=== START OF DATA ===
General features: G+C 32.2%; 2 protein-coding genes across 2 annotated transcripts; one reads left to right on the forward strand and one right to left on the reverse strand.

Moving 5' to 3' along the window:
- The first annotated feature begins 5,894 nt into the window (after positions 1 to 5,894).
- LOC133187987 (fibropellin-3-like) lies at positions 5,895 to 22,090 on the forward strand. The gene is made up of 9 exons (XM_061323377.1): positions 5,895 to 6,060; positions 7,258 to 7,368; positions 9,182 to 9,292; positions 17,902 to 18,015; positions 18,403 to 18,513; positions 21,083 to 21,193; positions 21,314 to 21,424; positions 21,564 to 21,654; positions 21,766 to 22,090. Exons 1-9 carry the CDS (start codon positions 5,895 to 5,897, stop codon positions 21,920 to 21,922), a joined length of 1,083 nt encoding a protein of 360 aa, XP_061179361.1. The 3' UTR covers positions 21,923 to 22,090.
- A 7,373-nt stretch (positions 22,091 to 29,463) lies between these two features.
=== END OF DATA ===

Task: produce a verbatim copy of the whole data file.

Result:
General features: G+C 32.2%; 2 protein-coding genes across 2 annotated transcripts; one reads left to right on the forward strand and one right to left on the reverse strand.

Moving 5' to 3' along the window:
- The first annotated feature begins 5,894 nt into the window (after positions 1 to 5,894).
- LOC133187987 (fibropellin-3-like) lies at positions 5,895 to 22,090 on the forward strand. The gene is made up of 9 exons (XM_061323377.1): positions 5,895 to 6,060; positions 7,258 to 7,368; positions 9,182 to 9,292; positions 17,902 to 18,015; positions 18,403 to 18,513; positions 21,083 to 21,193; positions 21,314 to 21,424; positions 21,564 to 21,654; positions 21,766 to 22,090. Exons 1-9 carry the CDS (start codon positions 5,895 to 5,897, stop codon positions 21,920 to 21,922), a joined length of 1,083 nt encoding a protein of 360 aa, XP_061179361.1. The 3' UTR covers positions 21,923 to 22,090.
- A 7,373-nt stretch (positions 22,091 to 29,463) lies between these two features.